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Carbon removal factory

A large plant that captures carbon from the air could help create an industry the world needs to avoid dangerous levels of warming this century.

orca plant in iceland
Kristján Maack

Key players

Climeworks, Carbon Engineering, Carbon Collect




In September, Climeworks flipped the switch on Orca, the largest plant to date that is designed to remove carbon dioxide from the air. 

The facility, outside Reykjavik, Iceland, can capture 4,000 metric tons of carbon dioxide every year. Large fans suck air through a filter, where materials bind with CO2 molecules. The company’s partner, Carbfix, then mixes the carbon dioxide with water and pumps it underground, where it reacts with basalt rock and eventually turns into stone. The facility runs entirely on carbon-free electricity, mainly from a nearby geothermal power plant. 

workers at the orca plant
Each module at Orca is made up of a dozen carbon removal units. Air passes through grates and over a filter that traps carbon dioxide with adsorbent chemicals. When the filters are full, grates close across the front of the unit and pipes pump heat into the enclosed space, releasing CO2 from the filters.The carbon dioxide is then pumped to an area where it's prepared for storage before the gates open again to restart the process.

To be sure, 4,000 tons isn’t that much. It’s less than the annual emissions of 900 cars. And it’s a tiny fraction of the billions of tons of carbon dioxide the world will likely need to pull out of the atmosphere to prevent global warming from soaring past 2 °C over preindustrial levels, according to a variety of studies.

orca module
 Orca is made of modules that can be combined in different ways, making the plant easier to replicate around the world. Climeworks put its first plant in Iceland in part to take advantage of the country’s abundant geothermal power, so the facility can minimize the emissions it generates in the process of capturing carbon dioxide.
material covering fans at orca plant
On the back of each module, fans blow filtered air back into the atmosphere. Flexible covers on the fans ensure that loose bits from the filters aren’t blown away by the strong Icelandic winds. These covers will likely be needed just for the first year, while the units are tested.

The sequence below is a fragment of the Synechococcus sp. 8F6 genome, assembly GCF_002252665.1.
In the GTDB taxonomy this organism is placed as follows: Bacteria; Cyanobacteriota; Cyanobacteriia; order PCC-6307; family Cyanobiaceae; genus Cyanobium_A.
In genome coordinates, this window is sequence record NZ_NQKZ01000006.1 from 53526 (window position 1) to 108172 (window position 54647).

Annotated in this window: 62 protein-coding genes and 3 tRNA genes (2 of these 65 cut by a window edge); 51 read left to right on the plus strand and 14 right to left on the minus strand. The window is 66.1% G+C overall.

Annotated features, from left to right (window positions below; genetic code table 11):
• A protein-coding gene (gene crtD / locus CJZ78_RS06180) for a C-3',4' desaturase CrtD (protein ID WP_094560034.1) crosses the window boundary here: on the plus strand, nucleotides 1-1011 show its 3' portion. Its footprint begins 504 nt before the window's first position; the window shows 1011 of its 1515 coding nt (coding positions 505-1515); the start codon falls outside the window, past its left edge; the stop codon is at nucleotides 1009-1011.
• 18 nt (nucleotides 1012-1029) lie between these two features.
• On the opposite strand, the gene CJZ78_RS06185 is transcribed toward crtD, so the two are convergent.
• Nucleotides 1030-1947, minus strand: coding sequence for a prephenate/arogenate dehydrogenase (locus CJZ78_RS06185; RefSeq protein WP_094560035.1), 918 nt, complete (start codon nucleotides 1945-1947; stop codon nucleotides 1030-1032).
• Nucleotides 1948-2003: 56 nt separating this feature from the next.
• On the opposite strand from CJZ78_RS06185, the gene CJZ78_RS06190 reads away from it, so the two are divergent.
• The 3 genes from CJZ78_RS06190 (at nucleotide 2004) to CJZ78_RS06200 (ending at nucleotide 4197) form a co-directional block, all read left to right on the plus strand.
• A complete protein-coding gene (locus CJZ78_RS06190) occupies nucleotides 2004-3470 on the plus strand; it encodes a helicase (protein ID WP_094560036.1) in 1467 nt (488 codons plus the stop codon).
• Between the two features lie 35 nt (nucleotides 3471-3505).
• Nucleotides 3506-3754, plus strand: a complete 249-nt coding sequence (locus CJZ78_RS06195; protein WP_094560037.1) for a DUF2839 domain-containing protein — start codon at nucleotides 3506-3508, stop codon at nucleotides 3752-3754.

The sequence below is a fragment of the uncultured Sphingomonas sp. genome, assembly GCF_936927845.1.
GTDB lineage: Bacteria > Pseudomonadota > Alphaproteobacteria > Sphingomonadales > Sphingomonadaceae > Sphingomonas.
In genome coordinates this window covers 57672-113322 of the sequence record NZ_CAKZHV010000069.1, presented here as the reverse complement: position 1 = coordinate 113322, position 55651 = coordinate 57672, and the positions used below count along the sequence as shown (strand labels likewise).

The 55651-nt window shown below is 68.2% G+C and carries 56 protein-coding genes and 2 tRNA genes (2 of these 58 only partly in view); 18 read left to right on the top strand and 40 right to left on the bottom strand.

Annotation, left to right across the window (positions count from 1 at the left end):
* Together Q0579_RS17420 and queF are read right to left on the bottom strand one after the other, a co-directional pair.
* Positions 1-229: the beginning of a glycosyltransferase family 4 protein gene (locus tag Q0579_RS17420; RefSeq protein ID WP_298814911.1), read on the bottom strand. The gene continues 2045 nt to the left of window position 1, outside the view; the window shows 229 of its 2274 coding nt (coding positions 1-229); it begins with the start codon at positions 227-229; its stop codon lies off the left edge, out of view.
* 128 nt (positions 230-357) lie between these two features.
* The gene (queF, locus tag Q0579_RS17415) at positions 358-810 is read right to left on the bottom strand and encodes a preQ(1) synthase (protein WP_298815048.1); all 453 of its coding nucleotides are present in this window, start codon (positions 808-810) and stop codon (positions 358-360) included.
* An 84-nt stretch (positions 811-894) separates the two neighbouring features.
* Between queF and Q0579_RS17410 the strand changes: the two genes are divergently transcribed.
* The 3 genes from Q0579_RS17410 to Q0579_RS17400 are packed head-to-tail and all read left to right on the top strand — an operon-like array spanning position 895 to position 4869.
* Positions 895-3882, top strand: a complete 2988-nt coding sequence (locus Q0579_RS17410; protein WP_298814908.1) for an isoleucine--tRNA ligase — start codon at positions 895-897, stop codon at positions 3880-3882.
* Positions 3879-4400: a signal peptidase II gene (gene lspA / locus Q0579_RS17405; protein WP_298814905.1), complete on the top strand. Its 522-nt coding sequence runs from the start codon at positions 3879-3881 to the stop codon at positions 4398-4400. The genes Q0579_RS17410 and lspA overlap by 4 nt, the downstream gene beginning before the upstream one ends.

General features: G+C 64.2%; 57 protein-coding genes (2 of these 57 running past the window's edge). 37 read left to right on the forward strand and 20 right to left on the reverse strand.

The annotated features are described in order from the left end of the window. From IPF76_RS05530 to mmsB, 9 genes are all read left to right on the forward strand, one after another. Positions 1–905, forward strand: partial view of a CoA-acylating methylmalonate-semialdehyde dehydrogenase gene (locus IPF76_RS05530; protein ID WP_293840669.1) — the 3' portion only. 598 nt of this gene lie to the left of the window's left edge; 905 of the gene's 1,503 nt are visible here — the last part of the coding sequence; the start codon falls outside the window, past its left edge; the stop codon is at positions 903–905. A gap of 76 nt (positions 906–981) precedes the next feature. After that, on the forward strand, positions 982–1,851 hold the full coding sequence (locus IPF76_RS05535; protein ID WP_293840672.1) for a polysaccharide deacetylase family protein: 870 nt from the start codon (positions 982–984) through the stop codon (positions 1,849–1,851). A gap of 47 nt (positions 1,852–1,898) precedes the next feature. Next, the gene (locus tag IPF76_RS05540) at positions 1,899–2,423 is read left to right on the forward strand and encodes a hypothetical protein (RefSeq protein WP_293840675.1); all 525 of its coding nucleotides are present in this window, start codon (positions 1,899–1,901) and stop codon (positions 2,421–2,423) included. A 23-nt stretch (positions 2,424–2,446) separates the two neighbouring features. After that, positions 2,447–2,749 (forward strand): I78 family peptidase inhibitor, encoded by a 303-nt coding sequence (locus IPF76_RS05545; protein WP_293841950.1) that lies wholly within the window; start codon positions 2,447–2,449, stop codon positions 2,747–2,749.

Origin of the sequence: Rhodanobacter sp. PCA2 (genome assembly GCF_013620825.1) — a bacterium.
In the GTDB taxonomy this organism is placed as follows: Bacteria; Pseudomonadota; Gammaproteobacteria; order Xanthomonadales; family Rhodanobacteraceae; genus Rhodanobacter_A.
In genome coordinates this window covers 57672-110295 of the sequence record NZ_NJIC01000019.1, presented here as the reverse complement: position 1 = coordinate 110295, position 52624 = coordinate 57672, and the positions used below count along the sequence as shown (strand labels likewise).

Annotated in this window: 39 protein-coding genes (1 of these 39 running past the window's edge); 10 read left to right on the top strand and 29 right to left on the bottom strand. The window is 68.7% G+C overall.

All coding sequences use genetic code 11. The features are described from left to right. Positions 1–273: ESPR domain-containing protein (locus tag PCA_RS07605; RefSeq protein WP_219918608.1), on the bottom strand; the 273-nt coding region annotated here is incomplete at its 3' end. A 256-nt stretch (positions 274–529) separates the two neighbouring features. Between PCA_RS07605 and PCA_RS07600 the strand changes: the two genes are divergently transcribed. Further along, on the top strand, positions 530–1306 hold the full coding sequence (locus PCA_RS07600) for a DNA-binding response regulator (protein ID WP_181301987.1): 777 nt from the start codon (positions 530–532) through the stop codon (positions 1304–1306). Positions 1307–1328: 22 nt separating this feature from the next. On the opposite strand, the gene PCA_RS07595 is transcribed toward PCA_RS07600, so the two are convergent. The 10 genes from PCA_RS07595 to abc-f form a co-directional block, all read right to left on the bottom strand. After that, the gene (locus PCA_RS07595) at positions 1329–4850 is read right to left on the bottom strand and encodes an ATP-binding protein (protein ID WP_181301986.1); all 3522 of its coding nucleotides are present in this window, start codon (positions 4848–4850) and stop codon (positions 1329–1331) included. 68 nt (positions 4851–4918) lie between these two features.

Carbfix employee holds basalt rock
After being captured, carbon dioxide is transformed into solid carbonate minerals, seen here as light spots in a matrix of dark basalt rock.

Far larger facilities are in the works as well. Carbon Engineering, based in Squamish, British Columbia, plans to start construction this year on a plant in the US Southwest with the capacity to remove 1 million tons of carbon dioxide a year. With various partners, it’s also begun engineering or design work on plants in Scotland and Norway that would capture 500,000 to 1 million tons per year.

pipes across landscape in Iceland
Carbon dioxide is pressurized and mixed with water before being transferred through massive pipes to Carbfix, the company that pumps it underground to be stored.
Injection wells operated by Carbfix pump carbon dioxide 1,000 meters underground, where it reacts with basalt rock and is locked into mineral form within two years.

The hope is that building more and larger plants to capture carbon from the air will help companies figure out how to optimize operations, drive down the costs, and realize economies of scale. Climeworks estimates it will reduce costs between $600 and $800 per ton of carbon, to around $100 to $150, by the late 2030s. 

A growing number of individuals and companies, including Microsoft, Stripe, and Square, are already paying today’s high costs to suck carbon out of the air as they strive to cancel out their emissions. That’s providing crucial early revenue.

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